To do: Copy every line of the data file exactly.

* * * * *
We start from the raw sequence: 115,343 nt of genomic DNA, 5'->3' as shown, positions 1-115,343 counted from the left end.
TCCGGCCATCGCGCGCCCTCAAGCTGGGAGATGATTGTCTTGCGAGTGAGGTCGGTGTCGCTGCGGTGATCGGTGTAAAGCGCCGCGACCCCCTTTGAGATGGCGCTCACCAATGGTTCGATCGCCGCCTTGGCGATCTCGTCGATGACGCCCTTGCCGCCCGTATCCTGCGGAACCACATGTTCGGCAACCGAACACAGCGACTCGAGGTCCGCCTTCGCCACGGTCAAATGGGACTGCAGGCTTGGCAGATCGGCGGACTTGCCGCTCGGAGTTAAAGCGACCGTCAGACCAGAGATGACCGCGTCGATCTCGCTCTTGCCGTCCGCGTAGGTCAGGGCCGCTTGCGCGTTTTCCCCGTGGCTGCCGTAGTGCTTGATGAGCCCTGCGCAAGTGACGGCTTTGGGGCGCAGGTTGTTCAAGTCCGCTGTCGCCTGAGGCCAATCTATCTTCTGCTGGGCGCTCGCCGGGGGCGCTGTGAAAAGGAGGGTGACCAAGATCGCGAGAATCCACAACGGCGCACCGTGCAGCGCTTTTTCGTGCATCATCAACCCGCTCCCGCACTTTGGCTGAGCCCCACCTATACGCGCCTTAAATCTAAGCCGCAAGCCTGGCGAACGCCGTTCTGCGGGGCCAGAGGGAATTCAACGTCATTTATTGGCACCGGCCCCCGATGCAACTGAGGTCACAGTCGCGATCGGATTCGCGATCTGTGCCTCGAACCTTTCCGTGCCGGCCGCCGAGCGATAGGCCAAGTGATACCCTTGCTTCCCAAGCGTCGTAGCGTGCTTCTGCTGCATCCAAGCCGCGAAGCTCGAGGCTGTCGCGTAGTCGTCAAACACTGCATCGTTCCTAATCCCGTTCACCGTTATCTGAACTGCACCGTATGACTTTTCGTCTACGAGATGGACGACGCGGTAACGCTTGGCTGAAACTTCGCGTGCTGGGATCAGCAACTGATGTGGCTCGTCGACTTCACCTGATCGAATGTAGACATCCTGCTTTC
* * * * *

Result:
We start from the raw sequence: 115,343 nt of genomic DNA, 5'->3' as shown, positions 1-115,343 counted from the left end.
TCCGGCCATCGCGCGCCCTCAAGCTGGGAGATGATTGTCTTGCGAGTGAGGTCGGTGTCGCTGCGGTGATCGGTGTAAAGCGCCGCGACCCCCTTTGAGATGGCGCTCACCAATGGTTCGATCGCCGCCTTGGCGATCTCGTCGATGACGCCCTTGCCGCCCGTATCCTGCGGAACCACATGTTCGGCAACCGAACACAGCGACTCGAGGTCCGCCTTCGCCACGGTCAAATGGGACTGCAGGCTTGGCAGATCGGCGGACTTGCCGCTCGGAGTTAAAGCGACCGTCAGACCAGAGATGACCGCGTCGATCTCGCTCTTGCCGTCCGCGTAGGTCAGGGCCGCTTGCGCGTTTTCCCCGTGGCTGCCGTAGTGCTTGATGAGCCCTGCGCAAGTGACGGCTTTGGGGCGCAGGTTGTTCAAGTCCGCTGTCGCCTGAGGCCAATCTATCTTCTGCTGGGCGCTCGCCGGGGGCGCTGTGAAAAGGAGGGTGACCAAGATCGCGAGAATCCACAACGGCGCACCGTGCAGCGCTTTTTCGTGCATCATCAACCCGCTCCCGCACTTTGGCTGAGCCCCACCTATACGCGCCTTAAATCTAAGCCGCAAGCCTGGCGAACGCCGTTCTGCGGGGCCAGAGGGAATTCAACGTCATTTATTGGCACCGGCCCCCGATGCAACTGAGGTCACAGTCGCGATCGGATTCGCGATCTGTGCCTCGAACCTTTCCGTGCCGGCCGCCGAGCGATAGGCCAAGTGATACCCTTGCTTCCCAAGCGTCGTAGCGTGCTTCTGCTGCATCCAAGCCGCGAAGCTCGAGGCTGTCGCGTAGTCGTCAAACACTGCATCGTTCCTAATCCCGTTCACCGTTATCTGAACTGCACCGTATGACTTTTCGTCTACGAGATGGACGACGCGGTAACGCTTGGCTGAAACTTCGCGTGCTGGGATCAGCAACTGATGTGGCTCGTCGACTTCACCTGATCGAATGTAGACATCCTGCTTTC